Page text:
Tuesday, July 22, 2014

Animal Shelter Hours Change to Make Adoption More Convenient
December 19, 2013 by Ann Wishart | No Comments

Geauga County may be experiencing the dog days of winter.The county animal shelter on Merritt Road in Claridon Township has 12 dogs seeking homes and…

Geauga County may be experiencing the dog days of winter.
The county animal shelter on Merritt Road in Claridon Township has 12 dogs seeking homes and few adoptions occurring, Geauga County Dog Warden Matt Granito told the Geauga County Commissioners last Thursday.
“Lately adoptions have been slowing down,” Granito said.
Changing the hours the shelter is open for business might give those homeless dogs and cats a better chance at finding a warm hearth, he said.
“We’ve noticed a lot of people coming in on Sundays. People come in after church,” he said.
Although the shelter has been “closed” on Sundays, if one of the shelter’s three employees is there to feed and clean, they try to accommodate the visitors, Granito said.
For three years, the shelter has been open from 2 p.m. to 7 p.m. on Wednesdays in hopes folks would stop by for a pet after work, but that hasn’t proven to increase adoption numbers, he said.
Also, community members have suggested different hours would be more convenient, Granito said in his letter to the commissioners.
He proposed closing the shelter at 1 p.m. on Wednesday and keeping it open from 10 a.m. to 3 p.m. on Sundays.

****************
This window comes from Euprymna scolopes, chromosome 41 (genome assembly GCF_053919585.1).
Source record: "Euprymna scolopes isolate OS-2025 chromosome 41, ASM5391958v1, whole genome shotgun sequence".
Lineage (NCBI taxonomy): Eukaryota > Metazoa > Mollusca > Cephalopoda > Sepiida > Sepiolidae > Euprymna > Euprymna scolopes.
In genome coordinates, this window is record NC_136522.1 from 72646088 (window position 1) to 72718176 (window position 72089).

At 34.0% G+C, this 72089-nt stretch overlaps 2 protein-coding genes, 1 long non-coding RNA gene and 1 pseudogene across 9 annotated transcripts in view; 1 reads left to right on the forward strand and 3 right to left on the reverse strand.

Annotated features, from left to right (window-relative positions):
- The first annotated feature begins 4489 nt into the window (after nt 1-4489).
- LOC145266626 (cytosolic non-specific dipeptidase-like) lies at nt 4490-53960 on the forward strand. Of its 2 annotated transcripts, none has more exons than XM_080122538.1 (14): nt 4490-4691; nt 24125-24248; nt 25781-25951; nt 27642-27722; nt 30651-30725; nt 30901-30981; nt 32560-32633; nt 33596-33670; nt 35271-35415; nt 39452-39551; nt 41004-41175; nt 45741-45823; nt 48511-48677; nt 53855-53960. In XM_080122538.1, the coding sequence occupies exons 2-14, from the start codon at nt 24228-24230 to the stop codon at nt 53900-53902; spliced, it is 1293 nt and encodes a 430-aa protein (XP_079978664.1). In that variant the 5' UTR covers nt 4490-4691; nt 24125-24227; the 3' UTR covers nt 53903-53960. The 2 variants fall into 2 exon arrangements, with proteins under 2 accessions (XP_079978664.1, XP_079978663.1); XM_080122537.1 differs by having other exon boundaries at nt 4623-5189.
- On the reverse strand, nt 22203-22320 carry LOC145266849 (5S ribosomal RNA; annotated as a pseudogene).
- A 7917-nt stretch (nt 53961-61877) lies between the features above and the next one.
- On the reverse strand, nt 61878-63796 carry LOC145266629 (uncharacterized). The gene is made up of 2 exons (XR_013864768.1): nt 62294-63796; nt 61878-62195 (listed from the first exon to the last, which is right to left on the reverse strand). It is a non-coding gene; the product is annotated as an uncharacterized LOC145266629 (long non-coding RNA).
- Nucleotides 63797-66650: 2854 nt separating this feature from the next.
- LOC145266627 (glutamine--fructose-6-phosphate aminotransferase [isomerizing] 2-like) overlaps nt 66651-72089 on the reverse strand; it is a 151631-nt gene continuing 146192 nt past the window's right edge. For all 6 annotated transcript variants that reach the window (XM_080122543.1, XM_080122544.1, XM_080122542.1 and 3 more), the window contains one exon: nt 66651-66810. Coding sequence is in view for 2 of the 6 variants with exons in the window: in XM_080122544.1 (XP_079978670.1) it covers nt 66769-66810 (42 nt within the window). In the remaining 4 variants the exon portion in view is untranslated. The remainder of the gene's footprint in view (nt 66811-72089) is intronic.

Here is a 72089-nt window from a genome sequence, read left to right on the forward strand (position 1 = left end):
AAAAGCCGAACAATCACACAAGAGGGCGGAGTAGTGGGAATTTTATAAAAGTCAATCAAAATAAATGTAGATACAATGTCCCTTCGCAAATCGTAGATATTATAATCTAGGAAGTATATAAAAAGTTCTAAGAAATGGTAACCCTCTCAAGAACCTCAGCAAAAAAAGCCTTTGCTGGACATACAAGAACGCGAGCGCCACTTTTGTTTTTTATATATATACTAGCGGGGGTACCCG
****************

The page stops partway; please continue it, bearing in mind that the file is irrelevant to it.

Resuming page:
The shelter is already open from 10 a.m. to 3 p.m. every Monday, Tuesday, Friday and Saturday and it is closed on Thursdays.
Commissioners OK’d the request.
Commissioner Blake Rear asked if some advertising might increase adoption figures and Granito said about half the people who adopt say they saw an ad in a weekly local shopper.
Those ads are sponsored, so they don’t cost the county anything, but they are seen mostly in the southeastern part of the county, he said.
“We need to start branching out into other areas,” he said.
The shelter exchanges adoptable dogs with Rescue Village in Russell Township because people looking to adopt usually go to the closest shelter, Granito said.
And, when he has extra kennel space, dogs are brought in from Cuyahoga and Portage county shelters to avoid overcrowding that otherwise would lead to euthanasia, he said.
Those programs give potential adopters more selection.
Granito also asked the commissioners to work out a more equitable pay or comp-time system for shelter employees regarding holidays and County Administrator Dave Lair said policy changes are being worked on and Granito’s issues will be addressed as well.
See the latest dog adoption list on page B12.

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